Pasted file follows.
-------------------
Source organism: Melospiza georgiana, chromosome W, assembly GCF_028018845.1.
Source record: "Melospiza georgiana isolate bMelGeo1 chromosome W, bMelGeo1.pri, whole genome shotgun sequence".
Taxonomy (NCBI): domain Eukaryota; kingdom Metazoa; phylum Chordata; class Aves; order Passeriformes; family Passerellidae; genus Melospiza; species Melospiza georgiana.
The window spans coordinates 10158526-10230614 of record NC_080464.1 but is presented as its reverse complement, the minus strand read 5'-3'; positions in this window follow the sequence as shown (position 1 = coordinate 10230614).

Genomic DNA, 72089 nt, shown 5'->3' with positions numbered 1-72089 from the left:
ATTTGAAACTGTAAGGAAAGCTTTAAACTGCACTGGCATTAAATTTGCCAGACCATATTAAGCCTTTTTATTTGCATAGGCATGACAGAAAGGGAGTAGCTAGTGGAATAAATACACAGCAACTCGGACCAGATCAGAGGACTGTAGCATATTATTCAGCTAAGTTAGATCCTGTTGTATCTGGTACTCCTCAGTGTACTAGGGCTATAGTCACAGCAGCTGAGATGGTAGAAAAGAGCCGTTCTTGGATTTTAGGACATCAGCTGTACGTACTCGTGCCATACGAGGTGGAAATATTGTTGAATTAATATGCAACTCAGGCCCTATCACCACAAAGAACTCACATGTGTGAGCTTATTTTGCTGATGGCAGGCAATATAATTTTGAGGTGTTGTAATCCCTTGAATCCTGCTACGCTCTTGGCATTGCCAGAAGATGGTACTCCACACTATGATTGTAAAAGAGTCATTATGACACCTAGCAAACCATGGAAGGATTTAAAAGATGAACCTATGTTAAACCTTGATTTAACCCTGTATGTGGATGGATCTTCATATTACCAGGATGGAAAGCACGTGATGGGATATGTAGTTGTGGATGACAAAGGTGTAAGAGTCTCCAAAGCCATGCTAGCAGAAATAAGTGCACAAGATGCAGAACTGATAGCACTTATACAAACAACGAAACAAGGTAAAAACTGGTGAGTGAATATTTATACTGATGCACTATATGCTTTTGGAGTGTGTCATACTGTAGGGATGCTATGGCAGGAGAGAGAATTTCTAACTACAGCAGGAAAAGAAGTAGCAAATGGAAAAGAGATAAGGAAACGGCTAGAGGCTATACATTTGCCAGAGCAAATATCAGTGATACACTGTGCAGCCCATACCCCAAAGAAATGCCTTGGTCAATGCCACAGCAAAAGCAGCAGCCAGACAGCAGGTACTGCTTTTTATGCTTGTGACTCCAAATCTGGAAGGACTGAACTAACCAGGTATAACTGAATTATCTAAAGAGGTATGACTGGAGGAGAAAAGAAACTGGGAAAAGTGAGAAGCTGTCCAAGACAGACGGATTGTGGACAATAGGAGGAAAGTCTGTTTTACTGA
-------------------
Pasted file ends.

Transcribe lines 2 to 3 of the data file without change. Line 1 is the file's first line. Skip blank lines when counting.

Source record: "Melospiza georgiana isolate bMelGeo1 chromosome W, bMelGeo1.pri, whole genome shotgun sequence".
Taxonomy (NCBI): domain Eukaryota; kingdom Metazoa; phylum Chordata; class Aves; order Passeriformes; family Passerellidae; genus Melospiza; species Melospiza georgiana.